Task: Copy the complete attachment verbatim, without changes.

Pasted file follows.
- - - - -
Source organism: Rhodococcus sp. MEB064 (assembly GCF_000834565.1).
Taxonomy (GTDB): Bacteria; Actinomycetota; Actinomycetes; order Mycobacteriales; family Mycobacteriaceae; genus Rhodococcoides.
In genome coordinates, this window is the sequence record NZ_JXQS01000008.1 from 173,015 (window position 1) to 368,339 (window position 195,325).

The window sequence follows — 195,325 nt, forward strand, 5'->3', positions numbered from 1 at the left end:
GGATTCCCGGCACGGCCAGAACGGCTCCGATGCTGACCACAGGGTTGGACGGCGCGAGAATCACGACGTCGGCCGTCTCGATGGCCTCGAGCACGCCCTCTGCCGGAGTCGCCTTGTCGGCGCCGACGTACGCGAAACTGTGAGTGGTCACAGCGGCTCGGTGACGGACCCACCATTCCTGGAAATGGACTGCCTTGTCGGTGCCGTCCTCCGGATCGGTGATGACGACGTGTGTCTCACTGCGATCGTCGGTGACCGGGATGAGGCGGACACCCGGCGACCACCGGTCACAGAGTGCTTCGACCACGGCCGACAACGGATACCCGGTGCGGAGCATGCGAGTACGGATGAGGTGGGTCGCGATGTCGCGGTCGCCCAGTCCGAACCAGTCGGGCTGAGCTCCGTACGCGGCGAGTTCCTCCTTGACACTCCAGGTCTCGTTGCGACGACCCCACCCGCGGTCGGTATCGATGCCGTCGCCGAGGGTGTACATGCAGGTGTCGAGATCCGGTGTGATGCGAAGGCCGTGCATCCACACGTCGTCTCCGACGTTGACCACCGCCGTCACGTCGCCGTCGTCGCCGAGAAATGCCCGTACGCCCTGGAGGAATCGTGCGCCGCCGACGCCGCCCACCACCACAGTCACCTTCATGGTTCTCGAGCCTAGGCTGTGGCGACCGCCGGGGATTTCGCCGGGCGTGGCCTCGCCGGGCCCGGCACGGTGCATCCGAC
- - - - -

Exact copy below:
Source organism: Rhodococcus sp. MEB064 (assembly GCF_000834565.1).
Taxonomy (GTDB): Bacteria; Actinomycetota; Actinomycetes; order Mycobacteriales; family Mycobacteriaceae; genus Rhodococcoides.
In genome coordinates, this window is the sequence record NZ_JXQS01000008.1 from 173,015 (window position 1) to 368,339 (window position 195,325).

The window sequence follows — 195,325 nt, forward strand, 5'->3', positions numbered from 1 at the left end:
GGATTCCCGGCACGGCCAGAACGGCTCCGATGCTGACCACAGGGTTGGACGGCGCGAGAATCACGACGTCGGCCGTCTCGATGGCCTCGAGCACGCCCTCTGCCGGAGTCGCCTTGTCGGCGCCGACGTACGCGAAACTGTGAGTGGTCACAGCGGCTCGGTGACGGACCCACCATTCCTGGAAATGGACTGCCTTGTCGGTGCCGTCCTCCGGATCGGTGATGACGACGTGTGTCTCACTGCGATCGTCGGTGACCGGGATGAGGCGGACACCCGGCGACCACCGGTCACAGAGTGCTTCGACCACGGCCGACAACGGATACCCGGTGCGGAGCATGCGAGTACGGATGAGGTGGGTCGCGATGTCGCGGTCGCCCAGTCCGAACCAGTCGGGCTGAGCTCCGTACGCGGCGAGTTCCTCCTTGACACTCCAGGTCTCGTTGCGACGACCCCACCCGCGGTCGGTATCGATGCCGTCGCCGAGGGTGTACATGCAGGTGTCGAGATCCGGTGTGATGCGAAGGCCGTGCATCCACACGTCGTCTCCGACGTTGACCACCGCCGTCACGTCGCCGTCGTCGCCGAGAAATGCCCGTACGCCCTGGAGGAATCGTGCGCCGCCGACGCCGCCCACCACCACAGTCACCTTCATGGTTCTCGAGCCTAGGCTGTGGCGACCGCCGGGGATTTCGCCGGGCGTGGCCTCGCCGGGCCCGGCACGGTGCATCCGAC